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Knee-Deep in...Regulations

By Office of Communication Services    Published on 12/17/2010 More stories >>

The new guidelines acknowledge the need to balance environmental stewardship and livestock operations in an island setting.

The new guidelines acknowledge the need to balance environmental stewardship and livestock operations in an island setting.

Livestock waste management can be a sticky mess. The livestock industry’s ability to keep current and compliant with new guidelines grows increasingly difficult and costly.

Recognizing the importance of the livestock industry’s viability in Hawai‘i’s economy, CTAHR’s C.N. Lee and Glen Fukumoto, along with the State Department of Health, assembled a consortium of public-sector agencies and commercial livestock operators to develop a comprehensive livestock waste-management plan, the first in 13 years. The plan’s objectives were to provide methods of addressing compliance issues in the most practical, efficient, and costeffective manner and to make the information readily available to all interested individuals.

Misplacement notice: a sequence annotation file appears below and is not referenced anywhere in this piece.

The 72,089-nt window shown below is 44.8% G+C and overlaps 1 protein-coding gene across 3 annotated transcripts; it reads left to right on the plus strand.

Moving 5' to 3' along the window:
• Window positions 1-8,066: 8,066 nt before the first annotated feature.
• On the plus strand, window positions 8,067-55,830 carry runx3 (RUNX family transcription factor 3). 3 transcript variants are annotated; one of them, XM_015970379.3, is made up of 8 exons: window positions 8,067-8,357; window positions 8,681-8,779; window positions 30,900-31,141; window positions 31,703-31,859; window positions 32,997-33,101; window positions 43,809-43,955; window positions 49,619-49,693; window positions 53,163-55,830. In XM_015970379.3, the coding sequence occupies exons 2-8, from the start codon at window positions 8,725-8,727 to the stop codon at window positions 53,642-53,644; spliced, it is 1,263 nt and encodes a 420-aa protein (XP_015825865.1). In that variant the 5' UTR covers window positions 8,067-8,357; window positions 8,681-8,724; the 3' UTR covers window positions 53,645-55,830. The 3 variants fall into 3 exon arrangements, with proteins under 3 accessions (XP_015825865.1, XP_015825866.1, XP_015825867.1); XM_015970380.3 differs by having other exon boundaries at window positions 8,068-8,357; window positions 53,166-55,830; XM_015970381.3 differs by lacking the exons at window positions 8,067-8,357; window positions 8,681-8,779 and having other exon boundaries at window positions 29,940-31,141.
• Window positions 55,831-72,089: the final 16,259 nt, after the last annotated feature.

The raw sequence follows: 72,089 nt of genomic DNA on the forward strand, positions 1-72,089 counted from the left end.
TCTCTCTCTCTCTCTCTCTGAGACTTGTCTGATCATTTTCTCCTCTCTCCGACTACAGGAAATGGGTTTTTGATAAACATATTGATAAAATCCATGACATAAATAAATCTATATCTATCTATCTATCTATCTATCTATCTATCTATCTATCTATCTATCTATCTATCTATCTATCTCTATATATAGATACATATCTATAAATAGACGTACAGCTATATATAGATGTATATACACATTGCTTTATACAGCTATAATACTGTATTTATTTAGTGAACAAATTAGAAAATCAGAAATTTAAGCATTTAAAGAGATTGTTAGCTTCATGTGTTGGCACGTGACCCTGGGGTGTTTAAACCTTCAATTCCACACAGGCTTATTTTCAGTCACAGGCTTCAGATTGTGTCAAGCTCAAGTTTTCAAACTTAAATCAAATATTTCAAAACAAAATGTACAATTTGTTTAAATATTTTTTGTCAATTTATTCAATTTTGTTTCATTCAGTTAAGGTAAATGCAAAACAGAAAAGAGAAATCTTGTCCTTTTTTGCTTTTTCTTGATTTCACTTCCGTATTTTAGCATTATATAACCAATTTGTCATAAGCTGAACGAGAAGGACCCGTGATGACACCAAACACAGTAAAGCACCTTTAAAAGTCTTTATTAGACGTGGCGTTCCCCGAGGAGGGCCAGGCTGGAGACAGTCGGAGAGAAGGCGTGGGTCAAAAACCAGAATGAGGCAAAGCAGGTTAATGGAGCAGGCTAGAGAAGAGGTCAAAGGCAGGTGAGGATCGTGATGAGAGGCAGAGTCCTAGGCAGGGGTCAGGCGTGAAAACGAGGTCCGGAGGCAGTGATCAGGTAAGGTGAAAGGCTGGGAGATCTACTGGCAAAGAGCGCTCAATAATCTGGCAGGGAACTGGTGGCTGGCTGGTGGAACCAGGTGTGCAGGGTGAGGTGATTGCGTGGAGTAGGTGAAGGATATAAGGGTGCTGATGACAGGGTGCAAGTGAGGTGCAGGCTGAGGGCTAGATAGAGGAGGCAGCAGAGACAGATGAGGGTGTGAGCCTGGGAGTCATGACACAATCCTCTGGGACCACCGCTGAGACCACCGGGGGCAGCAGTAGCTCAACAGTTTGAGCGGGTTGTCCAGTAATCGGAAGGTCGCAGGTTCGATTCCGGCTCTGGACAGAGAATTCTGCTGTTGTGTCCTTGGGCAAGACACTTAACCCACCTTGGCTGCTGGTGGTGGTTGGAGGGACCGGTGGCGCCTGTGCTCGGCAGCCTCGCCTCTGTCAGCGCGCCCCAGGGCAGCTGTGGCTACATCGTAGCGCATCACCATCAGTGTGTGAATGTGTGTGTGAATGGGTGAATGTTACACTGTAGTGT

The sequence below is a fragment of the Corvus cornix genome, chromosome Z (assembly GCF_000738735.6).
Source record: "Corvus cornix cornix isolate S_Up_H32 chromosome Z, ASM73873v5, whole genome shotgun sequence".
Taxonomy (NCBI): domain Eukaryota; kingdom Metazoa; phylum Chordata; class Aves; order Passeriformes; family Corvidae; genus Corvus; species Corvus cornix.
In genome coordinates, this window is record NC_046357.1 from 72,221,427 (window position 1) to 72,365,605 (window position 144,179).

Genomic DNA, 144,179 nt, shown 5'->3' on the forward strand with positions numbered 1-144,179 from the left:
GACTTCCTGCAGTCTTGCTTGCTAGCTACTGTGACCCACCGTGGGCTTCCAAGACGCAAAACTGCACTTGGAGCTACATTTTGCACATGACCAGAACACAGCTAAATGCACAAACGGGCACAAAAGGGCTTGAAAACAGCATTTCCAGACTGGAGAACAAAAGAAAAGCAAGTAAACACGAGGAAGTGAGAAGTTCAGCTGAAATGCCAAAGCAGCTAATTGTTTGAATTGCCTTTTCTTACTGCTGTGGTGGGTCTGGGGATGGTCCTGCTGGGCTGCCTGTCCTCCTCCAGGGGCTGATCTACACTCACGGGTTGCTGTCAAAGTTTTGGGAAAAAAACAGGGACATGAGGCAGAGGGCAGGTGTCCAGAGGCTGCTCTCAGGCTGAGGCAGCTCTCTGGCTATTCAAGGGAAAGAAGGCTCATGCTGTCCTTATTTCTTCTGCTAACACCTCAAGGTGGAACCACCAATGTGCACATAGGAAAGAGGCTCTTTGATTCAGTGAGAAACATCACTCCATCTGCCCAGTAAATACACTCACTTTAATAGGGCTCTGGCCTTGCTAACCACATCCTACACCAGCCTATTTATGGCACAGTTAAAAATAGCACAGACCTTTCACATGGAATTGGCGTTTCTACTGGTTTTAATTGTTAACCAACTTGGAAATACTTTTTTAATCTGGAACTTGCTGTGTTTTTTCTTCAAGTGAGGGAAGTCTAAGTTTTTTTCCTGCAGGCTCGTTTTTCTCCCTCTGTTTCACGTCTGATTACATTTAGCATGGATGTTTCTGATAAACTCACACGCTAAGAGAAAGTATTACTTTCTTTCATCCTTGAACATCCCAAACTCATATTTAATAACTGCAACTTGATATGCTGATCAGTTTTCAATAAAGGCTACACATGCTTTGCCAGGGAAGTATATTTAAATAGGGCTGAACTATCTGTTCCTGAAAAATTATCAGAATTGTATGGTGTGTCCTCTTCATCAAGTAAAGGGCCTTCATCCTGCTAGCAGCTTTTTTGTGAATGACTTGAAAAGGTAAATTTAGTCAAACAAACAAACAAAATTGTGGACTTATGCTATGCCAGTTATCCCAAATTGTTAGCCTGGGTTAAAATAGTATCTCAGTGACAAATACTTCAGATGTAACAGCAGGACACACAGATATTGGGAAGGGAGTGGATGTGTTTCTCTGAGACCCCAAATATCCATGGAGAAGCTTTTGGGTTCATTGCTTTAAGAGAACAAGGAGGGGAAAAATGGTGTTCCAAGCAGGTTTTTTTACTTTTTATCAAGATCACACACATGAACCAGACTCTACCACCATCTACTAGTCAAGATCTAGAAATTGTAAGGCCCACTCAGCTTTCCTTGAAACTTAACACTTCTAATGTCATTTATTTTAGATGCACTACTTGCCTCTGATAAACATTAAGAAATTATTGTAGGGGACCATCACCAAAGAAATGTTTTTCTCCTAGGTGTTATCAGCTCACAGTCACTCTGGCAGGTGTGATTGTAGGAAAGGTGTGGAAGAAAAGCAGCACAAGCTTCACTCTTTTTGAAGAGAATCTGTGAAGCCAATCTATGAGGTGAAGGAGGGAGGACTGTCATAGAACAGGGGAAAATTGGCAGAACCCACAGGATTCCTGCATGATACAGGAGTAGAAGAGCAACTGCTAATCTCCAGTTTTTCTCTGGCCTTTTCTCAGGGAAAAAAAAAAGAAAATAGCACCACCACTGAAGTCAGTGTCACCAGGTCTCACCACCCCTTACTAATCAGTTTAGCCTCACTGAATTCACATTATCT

The new guidelines acknowledge the need to balance environmental stewardship and livestock operations in an island setting. Best-management practices were developed to help reduce polluted runoff from farms into drinking wells and State waters. The plan also implements agronomic practices and monitoring to minimize the odors and insect problems that can arise from livestock operations. The guidelines commend new innovations by CTAHR such as the portable dry-litter pig pen, which allows less waste to be discharged, and emphasize the importance of practices that “appropriately reuse the waste stream, such as composting.” They also explain how farmers can get financing to implement new waste-management plans.

The consortium consists of CTAHR, the State Department of Health (Clean Water Branch, Wastewater Branch, and Solid Waste Branch), USDA Natural Resource Conservation Service, EPA-Region 9, and commercial livestock operators (poultry, swine, beef, and dairy producers). The West Maui Soil and Water Conservation District Office provided administrative support to the group. The effort resulted in a network of new partnerships and a greater sense of community amongst the various groups.

You can view the plan, “Guidelines for Livestock Waste Management” here:
http://hawaii.gov/health/environmental/water/wastewater/forms.html